The time has come when mankind has been consumed with activities which displease God, in which the Enemy of mankind reigns, and, as they said in old days, this Enemy makes everyone dance to his flute. This fuss and bother, which envelops our daily lives, is distasteful to God, and God is absent from it, and the Enemy of God is master and ruler of it. If we gave the promise to renounce Satan and all his works, then we must fulfill it, and try not to crush our souls with daily cares, remembering what the Church teaches: “there is one thing needful,” only one thing necessary—to remember that we must unite ourselves with Christ, that is, not only fulfill His commandments but to try to unite with Him.

Think about this, Christian soul, on this bright and great feast day, think about it and, as you pray that the Lord sends you staunch faith and the decisiveness to fulfill these promises, do not drown in the daily cares of this world and thereby lose your bond with the Lord, with Whom you promised to be united forever.  

Today’s holiday is called the Baptism of the Lord, or the Theophany, but those who know the Church rule well know that it is also called “the feast of the holy Theophanies” in the plural. 

Why? Because of course, the central commemoration of this feast day is that the choir sang the words “God the Word shone forth in the flesh to the human race.” The Incarnate Son of God, of Whose birth only a few knew at the time, “shone forth to the human race,” for His baptism is as His ceremonial appearance in His service, which He performed until His death and resurrection.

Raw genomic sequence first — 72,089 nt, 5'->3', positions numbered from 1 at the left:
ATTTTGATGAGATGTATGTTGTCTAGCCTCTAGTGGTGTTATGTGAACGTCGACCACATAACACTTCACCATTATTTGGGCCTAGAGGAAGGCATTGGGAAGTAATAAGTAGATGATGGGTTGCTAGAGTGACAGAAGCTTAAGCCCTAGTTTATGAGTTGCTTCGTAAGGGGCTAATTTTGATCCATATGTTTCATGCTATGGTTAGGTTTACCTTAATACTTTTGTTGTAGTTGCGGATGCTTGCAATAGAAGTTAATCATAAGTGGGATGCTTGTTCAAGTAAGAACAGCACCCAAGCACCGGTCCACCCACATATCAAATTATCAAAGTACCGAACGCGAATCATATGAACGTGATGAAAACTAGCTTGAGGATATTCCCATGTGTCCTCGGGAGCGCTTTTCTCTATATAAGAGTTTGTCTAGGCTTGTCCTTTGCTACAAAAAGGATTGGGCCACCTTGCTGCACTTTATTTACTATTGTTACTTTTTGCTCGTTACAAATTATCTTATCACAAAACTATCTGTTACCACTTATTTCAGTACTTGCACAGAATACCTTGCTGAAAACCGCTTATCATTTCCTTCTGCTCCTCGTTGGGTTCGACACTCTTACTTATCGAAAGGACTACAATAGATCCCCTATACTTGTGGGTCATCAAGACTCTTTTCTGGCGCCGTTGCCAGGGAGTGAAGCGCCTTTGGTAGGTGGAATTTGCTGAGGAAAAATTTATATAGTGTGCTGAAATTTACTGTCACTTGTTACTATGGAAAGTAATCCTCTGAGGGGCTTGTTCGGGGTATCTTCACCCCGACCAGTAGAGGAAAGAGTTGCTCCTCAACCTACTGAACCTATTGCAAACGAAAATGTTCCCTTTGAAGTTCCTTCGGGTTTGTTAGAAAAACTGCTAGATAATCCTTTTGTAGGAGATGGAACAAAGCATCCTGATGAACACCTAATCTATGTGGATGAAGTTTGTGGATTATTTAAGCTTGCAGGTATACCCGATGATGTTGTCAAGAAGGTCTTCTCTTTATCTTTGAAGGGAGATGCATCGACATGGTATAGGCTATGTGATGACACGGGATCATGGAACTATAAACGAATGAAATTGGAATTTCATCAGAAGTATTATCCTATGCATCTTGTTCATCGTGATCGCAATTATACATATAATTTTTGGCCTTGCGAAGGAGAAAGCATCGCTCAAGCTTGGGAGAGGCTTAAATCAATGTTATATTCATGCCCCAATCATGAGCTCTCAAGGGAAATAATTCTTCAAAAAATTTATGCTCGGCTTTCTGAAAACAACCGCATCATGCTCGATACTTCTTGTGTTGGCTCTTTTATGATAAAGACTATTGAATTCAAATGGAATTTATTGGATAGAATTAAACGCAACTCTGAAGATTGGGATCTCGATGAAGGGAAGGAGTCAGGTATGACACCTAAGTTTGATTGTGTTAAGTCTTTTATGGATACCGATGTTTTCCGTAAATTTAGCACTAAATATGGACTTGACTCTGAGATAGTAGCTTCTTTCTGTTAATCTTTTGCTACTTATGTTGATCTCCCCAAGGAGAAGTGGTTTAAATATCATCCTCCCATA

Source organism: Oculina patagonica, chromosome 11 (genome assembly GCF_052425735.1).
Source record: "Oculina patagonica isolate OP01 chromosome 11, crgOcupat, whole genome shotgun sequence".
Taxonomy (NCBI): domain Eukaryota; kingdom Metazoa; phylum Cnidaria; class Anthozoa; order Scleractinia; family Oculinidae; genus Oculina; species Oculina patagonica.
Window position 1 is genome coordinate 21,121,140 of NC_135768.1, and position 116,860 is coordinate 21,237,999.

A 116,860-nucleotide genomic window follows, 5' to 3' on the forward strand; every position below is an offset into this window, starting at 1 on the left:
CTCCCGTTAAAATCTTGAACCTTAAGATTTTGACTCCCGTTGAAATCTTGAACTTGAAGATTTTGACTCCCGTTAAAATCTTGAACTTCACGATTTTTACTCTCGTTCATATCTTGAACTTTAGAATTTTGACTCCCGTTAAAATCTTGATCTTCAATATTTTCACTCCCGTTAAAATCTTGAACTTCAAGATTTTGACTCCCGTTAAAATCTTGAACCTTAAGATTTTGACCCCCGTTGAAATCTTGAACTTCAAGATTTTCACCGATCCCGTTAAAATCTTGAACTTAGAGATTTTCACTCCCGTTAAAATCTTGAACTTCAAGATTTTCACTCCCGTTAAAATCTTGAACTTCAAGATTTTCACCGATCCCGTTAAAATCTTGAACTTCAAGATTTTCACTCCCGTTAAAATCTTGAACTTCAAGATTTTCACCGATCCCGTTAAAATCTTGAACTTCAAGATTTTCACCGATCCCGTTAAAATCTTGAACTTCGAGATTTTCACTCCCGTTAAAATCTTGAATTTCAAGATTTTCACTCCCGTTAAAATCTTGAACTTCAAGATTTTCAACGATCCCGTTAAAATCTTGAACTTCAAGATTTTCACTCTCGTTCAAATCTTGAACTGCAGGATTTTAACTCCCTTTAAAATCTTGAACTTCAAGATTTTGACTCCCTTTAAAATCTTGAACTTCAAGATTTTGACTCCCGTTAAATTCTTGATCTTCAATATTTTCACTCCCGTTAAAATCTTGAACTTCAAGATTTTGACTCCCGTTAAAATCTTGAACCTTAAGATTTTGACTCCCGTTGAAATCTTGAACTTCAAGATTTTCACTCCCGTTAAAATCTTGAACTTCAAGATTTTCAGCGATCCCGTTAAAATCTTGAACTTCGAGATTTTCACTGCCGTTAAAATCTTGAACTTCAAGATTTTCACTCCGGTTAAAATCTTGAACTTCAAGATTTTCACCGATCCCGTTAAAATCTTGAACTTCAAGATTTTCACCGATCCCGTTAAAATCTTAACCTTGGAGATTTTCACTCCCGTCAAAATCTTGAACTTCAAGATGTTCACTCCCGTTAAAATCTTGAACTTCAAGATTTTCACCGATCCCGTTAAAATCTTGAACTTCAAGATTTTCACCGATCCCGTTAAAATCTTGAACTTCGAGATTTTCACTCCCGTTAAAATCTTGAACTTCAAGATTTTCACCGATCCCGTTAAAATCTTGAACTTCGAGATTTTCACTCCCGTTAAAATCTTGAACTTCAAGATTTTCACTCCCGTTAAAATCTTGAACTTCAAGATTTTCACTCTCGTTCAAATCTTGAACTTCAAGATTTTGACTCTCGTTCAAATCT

But at the same time, today’s holiday is also noteworthy, as is sung in the troparion, because it is during this very holiday that “the worship of the Trinity was made manifest.” All three Persons of the Holy Trinity for the first time appeared in Their distinctness, which is why this is called “the feast of the holy Theophanies.” People heard the voice of God the Father “This is my Son, the Beloved, with Whom I am well pleased,” the Son of God received baptism from John (meanwhile, we know from the Gospel that John the Baptist, distraught when the Savior of the world came to him, tried to refuse), and the Holy Spirit in the form of a Dove descended from the Father to the Son. In this way, “the worship of the Trinity was made manifest,” and that is why the Church sings this in the troparion, and calls this holiday “the feast of the Theophanies.”